Date: 11 Jul 2019 - 12 Jul 2019
Venue: ISEAS Seminar Room
Co-organized by Indonesia Studies Programme, ISEAS - Yusof Ishak Institute (Singapore) and the Centre for Strategic and International Studies (Indonesia)
The 2019 Indonesian presidential and parliamentary elections have taken place in April 2019. Besides determining the president and vice-president, the elections also determined which political parties would be most dominant in parliament. These outcomes will shape Indonesian politics for the next five years and beyond. At the same time, a new generation of Indonesian politicians will emerge to take center-stage in the next round of elections in 2024. How will the outcome of the 2019 elections shape the future of Indonesian politics, and who will be the main actors playing critical roles in this future?
These questions concerning the shape of Indonesia’s political future also have to be considered in the context of the last twenty years of electoral democracy that Indonesia has experienced. How do we assess the state of Indonesian democracy? Has it “backslided”, or been in decline, since the Reformasi Movement in 1998? Or has it developed along paths that are very much in keeping with Indonesia’s political structure and culture, with characteristics that conform to historical conditions that define Indonesia as a nation?
Some of these conditions include but are not limited to: geo-cultural differences that divide the population across the archipelago; different visions of the role of Islam in the state; and differences between Muslims and minority groups.
In addition, new and emerging trends in Indonesian electoral politics also demand attention. Looking forward to the 2024 presidential race, a younger generation of politicians will take the place of those who built their careers during the New Order era. In terms of the electorate, millennial voters and digital natives will come to the fore. How will this generational shift influence the nature of Indonesian democracy? What will distinguish Indonesia’s millennial elite from the old guard?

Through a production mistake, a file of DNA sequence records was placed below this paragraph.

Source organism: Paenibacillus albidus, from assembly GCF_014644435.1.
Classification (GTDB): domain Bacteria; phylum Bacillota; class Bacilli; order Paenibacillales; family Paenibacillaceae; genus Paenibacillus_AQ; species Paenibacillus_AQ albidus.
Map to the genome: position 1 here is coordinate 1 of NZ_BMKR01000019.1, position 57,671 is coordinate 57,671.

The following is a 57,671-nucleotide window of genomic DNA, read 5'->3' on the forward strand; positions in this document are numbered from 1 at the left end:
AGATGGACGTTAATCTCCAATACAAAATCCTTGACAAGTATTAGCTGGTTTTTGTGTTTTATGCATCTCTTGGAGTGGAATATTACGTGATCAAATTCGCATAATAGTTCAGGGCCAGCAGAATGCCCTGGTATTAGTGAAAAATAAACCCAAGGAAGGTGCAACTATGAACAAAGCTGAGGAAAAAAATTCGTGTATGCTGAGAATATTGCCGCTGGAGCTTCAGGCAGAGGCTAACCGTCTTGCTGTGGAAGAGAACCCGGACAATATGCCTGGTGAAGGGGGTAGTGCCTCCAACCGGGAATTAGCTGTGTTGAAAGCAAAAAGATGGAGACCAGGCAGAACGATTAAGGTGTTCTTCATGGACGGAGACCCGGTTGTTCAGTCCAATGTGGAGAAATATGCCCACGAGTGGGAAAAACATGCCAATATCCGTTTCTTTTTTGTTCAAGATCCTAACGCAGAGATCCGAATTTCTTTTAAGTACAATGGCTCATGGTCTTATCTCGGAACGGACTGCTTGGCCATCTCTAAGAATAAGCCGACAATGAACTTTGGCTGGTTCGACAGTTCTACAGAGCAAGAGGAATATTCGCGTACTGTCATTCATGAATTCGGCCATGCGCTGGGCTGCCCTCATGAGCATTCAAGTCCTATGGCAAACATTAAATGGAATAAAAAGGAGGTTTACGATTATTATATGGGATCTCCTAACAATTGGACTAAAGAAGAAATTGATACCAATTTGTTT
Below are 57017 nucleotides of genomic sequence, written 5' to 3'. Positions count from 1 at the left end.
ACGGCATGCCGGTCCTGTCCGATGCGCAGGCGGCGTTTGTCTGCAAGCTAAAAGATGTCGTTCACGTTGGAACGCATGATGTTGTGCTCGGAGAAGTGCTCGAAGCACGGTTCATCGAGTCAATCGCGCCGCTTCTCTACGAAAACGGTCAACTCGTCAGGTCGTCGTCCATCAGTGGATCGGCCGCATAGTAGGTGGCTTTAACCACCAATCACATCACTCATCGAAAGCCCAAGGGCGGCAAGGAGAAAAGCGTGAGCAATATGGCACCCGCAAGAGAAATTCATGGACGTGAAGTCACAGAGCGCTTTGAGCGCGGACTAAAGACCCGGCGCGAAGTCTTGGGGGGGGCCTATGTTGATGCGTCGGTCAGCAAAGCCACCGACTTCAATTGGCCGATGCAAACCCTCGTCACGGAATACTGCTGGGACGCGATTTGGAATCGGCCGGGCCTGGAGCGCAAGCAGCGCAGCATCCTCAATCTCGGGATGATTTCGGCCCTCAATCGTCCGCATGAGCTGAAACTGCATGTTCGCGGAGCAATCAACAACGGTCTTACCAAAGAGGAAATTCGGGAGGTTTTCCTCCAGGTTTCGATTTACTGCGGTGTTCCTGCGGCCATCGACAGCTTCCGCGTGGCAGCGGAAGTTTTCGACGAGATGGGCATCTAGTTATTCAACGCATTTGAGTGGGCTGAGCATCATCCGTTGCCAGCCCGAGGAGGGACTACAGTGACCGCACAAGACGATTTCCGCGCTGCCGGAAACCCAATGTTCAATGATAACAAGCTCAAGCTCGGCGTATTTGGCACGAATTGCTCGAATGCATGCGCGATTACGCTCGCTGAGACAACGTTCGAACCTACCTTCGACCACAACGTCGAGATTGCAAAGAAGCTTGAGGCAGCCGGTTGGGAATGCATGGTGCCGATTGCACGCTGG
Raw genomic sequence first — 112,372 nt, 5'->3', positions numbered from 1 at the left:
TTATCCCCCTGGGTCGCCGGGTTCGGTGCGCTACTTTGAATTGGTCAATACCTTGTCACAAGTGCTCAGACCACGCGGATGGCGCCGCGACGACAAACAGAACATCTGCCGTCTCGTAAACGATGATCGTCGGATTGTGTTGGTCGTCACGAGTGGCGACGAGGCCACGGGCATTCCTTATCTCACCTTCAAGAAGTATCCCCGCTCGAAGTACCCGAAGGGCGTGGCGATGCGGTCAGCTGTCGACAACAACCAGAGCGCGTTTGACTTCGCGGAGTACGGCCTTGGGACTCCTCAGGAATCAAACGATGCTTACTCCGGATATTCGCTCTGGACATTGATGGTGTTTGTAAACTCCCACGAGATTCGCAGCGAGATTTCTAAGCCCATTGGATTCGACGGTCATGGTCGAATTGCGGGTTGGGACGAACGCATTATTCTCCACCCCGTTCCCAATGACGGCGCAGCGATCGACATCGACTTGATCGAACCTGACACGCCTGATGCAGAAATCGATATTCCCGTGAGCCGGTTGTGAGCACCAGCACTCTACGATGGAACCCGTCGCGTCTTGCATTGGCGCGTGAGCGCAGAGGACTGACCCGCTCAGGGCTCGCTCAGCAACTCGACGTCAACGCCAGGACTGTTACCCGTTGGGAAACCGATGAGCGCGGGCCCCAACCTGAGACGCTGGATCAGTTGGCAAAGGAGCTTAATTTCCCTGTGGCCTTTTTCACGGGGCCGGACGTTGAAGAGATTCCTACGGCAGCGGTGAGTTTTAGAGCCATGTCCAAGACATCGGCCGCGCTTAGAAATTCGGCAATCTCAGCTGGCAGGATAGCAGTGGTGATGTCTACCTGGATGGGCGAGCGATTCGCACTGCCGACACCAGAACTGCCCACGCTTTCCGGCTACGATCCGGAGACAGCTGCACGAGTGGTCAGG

Given the above background, the ISEAS - Yusof Ishak Institute (ISEAS) invites a group of leading international scholars to make presentations on various major aspects of Indonesian democracy. These experts will examine the assessment of Indonesia’s democracy with regard to the 2019 elections; to discuss the structure and culture of Indonesian politics in determining the country’s political landscape; and to look at the Indonesia’s political landscape moving forward.
Attendance to the Symposium is free of charge but registration is required by 8 July 2019.
As seats are limited, please register early. Admission to the Symposium can only be taken as confirmed upon receiving the written acceptance from ISEAS.
For any queries, please feel free to e-mail firstname.lastname@example.org.
Mr Made Supriatma and Dr Quinton Temby
You may download the programme and registration form below: